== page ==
construction worker yelling

With Practice, You Will Become a Leader with the Wisdom to Help Others Find the Path

A project team was separated only by the locked doors to the two trailers that sat side-by-side on their wastewater treatment project site. Every day for six months the owner’s team and the contractor’s team filled their days writing letters. Back and forth, they literally emailed more than 1,200 letters. The purpose of each letter was clear — to prove the other side was to blame.

This type of scenario plays out far too often on construction projects of all sizes and types. Even good people with outstanding records can get stuck in conflict. I recall being at an awards ceremony and a contractor was praising an owner’s project manager as the best person he had ever worked with. The very next day I got a call from a different contractor telling me about an owner’s representative on his new project and how he was the worst person he had ever worked with in his career. Then, I found out it was the same person.

Conflict is not only frustrating, demanding and unfulfilling — it is downright expensive. A study done at Michigan State University in 2012 found that the average jobsite conflict took 161 hours (~20 days) to manage. The wages of the workers involved cost an average of $10,948! This is only for the labor costs due to the lost time and does not include the impact that the conflicts had on the cost of the projects. This study was the first of its kind to assign a monetary value to the conflicts that occur on actual jobsites, so what can you do to help deal effectively with jobsite conflicts? Here are 10 tips to help.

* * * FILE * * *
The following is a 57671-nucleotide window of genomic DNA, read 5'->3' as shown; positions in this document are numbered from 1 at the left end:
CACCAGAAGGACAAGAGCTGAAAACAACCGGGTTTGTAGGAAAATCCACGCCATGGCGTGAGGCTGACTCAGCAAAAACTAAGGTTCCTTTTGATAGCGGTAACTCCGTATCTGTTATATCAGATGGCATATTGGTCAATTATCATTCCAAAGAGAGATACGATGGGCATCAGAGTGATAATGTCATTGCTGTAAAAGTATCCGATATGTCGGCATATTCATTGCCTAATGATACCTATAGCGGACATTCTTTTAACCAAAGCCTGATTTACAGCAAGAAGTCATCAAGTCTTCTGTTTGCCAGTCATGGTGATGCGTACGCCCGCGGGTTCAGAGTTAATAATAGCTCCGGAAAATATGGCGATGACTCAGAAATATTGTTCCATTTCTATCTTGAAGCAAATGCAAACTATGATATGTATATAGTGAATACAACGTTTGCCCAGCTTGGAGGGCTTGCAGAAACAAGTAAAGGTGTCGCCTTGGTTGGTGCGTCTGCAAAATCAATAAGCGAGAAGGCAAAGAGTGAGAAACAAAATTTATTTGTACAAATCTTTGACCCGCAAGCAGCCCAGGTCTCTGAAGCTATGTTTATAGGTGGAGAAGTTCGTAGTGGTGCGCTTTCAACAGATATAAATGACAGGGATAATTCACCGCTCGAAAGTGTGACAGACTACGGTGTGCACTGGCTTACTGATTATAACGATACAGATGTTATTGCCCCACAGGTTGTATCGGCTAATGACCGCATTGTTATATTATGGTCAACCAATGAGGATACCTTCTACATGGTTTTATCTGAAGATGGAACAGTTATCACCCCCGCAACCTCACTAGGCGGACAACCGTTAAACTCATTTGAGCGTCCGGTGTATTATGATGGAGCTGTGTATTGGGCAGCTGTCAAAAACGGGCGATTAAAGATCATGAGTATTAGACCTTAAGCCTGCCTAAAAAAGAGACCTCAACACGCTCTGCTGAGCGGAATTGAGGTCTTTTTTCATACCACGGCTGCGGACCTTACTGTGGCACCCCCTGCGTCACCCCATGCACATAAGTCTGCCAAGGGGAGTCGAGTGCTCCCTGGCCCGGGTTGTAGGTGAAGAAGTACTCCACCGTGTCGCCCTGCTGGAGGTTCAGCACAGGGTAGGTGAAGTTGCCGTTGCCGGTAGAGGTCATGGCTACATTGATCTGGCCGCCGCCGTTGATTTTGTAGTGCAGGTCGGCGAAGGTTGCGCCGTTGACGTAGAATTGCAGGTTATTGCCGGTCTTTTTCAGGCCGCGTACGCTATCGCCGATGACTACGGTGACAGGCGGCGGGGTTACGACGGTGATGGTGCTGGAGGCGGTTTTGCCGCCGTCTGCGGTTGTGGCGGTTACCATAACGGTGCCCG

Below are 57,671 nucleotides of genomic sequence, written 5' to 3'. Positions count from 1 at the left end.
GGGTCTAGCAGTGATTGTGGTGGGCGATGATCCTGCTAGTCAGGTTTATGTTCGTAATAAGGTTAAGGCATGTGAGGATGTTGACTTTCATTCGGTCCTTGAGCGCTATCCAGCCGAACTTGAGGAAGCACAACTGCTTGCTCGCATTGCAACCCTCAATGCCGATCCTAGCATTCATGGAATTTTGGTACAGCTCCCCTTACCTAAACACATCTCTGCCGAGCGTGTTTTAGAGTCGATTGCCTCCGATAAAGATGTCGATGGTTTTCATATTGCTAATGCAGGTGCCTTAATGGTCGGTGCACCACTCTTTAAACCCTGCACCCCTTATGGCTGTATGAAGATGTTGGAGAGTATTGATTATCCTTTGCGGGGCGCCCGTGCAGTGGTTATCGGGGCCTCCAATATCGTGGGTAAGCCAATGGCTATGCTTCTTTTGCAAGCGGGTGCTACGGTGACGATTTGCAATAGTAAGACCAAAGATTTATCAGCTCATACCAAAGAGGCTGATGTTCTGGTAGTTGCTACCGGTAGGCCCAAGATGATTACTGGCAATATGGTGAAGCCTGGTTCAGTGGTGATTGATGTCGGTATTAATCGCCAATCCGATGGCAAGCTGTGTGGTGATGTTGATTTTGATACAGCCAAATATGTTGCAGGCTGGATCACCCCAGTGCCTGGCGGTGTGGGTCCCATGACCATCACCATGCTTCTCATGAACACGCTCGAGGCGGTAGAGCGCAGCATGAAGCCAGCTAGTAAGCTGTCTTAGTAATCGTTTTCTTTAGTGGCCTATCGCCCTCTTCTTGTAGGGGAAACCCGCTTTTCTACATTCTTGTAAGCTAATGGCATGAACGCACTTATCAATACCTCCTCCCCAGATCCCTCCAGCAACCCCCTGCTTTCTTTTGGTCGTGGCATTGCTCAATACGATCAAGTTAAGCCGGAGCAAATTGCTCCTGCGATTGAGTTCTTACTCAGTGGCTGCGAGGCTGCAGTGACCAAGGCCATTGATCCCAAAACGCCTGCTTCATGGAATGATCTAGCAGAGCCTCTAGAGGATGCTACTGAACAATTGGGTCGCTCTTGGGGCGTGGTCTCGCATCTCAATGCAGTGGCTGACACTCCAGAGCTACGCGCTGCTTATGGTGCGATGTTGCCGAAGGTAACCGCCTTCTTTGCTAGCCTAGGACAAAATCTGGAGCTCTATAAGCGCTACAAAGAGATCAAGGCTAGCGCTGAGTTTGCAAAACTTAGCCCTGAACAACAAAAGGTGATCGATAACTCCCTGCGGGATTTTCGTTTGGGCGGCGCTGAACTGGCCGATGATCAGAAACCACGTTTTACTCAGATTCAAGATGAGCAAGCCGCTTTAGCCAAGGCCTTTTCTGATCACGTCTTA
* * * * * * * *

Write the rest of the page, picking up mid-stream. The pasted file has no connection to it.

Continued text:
Tip 1: Don’t Become Engaged

You can help the resolution process by not becoming engaged in the battle. How? Try to remain as if you were an interested onlooker. Don’t let your co-worker’s words or behavior make you favor one side over the other. Here’s why …When people are upset about something, they can become engaged in the battle. At that point, they lose perspective. They stop trying to find a resolution and begin to focus on finding a way to win. If you become engaged, you become part of the problem — not part of the solution.

Tip 2: Set Ground Rules for Talking

You’ve probably seen people engaged in a conflict. Everyone tends to talk at once. Each person is shooting verbal arrows at the other and very little listening happens. So, set some ground rules for talking (and listening). The best rule is that one person talks at a time while the other person must listen. Reassure everyone that they will have a turn to talk and ask questions.

Tip 3: Remember, It’s Always Personal

People are seldom upset about what they say they are. It’s usually all about hurt feelings or bruised egos. You can help people resolve their conflict by recognizing this and getting them to express their underlying feelings. A simple apology can do wonders.

Tip 4: Agree on the Problem

It sounds simple, but it’s powerful to identify the actual problem that is causing the friction. During a dispute, people tend to talk at each other. They don’t really talk to understand. You will be able to agree on the problem when you’ve really talked and listened to how each side views the issues. When you can agree on the problem and write it down, it is very likely that you will also be able to find a resolution.

Tip 5: Break It into Bite-Sized Pieces

How do you eat an elephant? One bite at a time! The same is true for conflicts. When you feel overwhelmed by the problem (or the emotion involved), try breaking the problem into bite-sized pieces. It’s okay to start with the part of the conflict that is easiest to resolve. Get that part resolved and you will have a history of being able to resolve conflicts together. Then take the next bite … and so on.

Tip 6: Brainstorm Ideas for Resolution